Los Angeles, CA – Los Angeles County District Attorney George Gascon has cut ties with the California District Attorneys Association (CDAA), after determining the board is comprised of too many white people and is too focused on being “tough on crime.”
Gascon, a 66-year-old native of Cuba, announced his resignation in a letter to the CDAA on Tuesday.
At the top of his complaints about the organization was the fact that the DCAA had supported a lawsuit that a group of Gascon’s own deputy district attorneys had filed against him, FOX News reported.
The group of deputy district attorneys alleged in the suit that Gascon had ordered them to drop all sentencing enhancement in the cases they were prosecuting – a policy they said violated state law.
According to Gascon, pursuing sentencing enhancements drives up the likelihood criminals will reoffend in the future, FOX News reported.
Gascon’s prohibition on sentencing enhancements was recently temporarily blocked by a Superior Court judge.
The CDAA filed an amicus brief in support of the deputy district attorneys’ lawsuit on Jan. 26, arguing that “no constitutional provision and no statute vests any district attorney with veto power over the law,” FOX News reported.
Gascon didn’t take kindly to the CDAA’s position on the matter.
“While your decision to join litigation against one of your own members was disappointing, it was not a surprise given the politics of the organization,” Gascon wrote in his letter to the CDAA.
“CDAA continues to be a member organization solely for those willing to toe the ‘tough on crime’ line,” he lamented. “For the rest of us, it is a place that fails to support us, our communities, or the pursuit of justice.”
Gascon went on to blast the CDAA for having too many white people on its governing board.
“The absence of a single person of color on CDAA’s 17-member board is blinding,” he declared. “This is the leadership that sets the direction for an organization of elected prosecutors, all of whom disproportionately prosecute communities of color.”
Gascon alleged the group of district attorneys is ignoring the demands of community members.
“Whether by ignorance or defiance, the extent to which CDAA has lost touch with the public its members are elected to represent and serve is just baffling,” he wrote, arguing that “voters have embraced reform after reform.”
Gascon said he hoped in vain that the CDAA “would evolve and come to embrace commonsense criminal justice reforms backed by data, science and research,” but claimed the group instead “dug its heels in, rejected science, and willingly turned a blind eye to a two-tiered criminal justice system that places communities of color and poor defendants at a clear disadvantage.”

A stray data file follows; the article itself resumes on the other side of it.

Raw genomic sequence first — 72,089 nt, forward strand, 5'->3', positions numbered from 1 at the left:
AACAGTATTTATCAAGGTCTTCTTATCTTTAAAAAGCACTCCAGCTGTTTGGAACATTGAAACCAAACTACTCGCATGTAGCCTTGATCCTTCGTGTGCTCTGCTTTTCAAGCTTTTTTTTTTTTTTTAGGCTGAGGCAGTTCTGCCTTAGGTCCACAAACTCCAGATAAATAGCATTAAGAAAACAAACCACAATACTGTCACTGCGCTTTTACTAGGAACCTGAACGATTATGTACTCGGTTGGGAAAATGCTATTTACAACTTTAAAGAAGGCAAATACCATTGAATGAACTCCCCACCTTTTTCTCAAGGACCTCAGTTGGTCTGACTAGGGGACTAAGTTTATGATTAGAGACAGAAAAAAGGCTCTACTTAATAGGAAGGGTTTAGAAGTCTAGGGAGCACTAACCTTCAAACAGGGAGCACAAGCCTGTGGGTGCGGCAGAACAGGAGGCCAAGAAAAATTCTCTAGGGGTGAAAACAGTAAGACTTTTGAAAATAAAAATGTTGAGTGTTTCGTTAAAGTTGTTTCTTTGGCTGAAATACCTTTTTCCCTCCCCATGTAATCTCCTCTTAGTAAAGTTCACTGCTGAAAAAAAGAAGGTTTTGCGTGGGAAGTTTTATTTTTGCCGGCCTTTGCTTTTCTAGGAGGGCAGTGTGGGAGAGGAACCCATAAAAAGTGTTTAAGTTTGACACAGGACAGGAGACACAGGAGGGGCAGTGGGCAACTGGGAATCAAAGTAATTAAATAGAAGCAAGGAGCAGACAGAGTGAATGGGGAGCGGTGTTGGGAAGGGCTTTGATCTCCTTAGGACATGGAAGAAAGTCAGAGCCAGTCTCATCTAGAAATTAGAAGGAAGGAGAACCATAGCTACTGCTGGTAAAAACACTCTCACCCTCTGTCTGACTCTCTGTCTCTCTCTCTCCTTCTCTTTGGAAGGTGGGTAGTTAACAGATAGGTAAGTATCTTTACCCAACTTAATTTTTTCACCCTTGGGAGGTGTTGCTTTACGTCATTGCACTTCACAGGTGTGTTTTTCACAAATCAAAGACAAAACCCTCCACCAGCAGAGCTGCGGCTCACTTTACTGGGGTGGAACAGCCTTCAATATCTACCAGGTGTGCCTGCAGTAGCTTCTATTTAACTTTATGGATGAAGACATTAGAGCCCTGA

He further accused the group of losing its direction, misappropriating funds, failing to “evolve and modernize,” and adopting “increasingly fringe values.”
Gascon pointed out to the CDAA that he would be taking “the significant resources of the largest prosecutor’s office in the nation” with him in his departure.
“I recognize that these are resources upon which the CDAA has come to rely, but we will no longer pay dues, nor will we provide personnel to perform research or analysis on state legislative proposals,” he wrote. “Finally, and as you know, I’ve directed my legislative advocacy team to no longer support CDAA’s lobbying efforts.”
Gascon said he had no alternative to the CDAA when he first joined the group, but that he has since helped to found the Prosecutors Alliance of California (PAC).
He touted the PAC as a “first-of-its-kind organization for reform-minded prosecutors.”
Out of the DCAA’s 58 members, only Gascon and San Joaquin County District Attorney Tori Salazar have resigned from the organization so far, LAist reported.
Salazar cut ties with the DCAA during the summer of 2020.
CDAA President Vern Pierson dismissed Gascon’s dramatic public resignation as a “publicity stunt to divert attention away from his favoring criminals at the expense of victims and growing calls for his recall,” LAist reported.
He further argued that Gascon made “disingenuous” claims about the board’s white membership, pointing out that Gascon ran against former Los Angeles District Attorney Jackie Lacey, who is black and a member of the board, according to LAist.
Gascon was a Los Angeles Police Department (LAPD) assistant chief and police chief in Mesa, Arizona before he was elected district attorney of San Francisco and then ran for office in Los Angeles.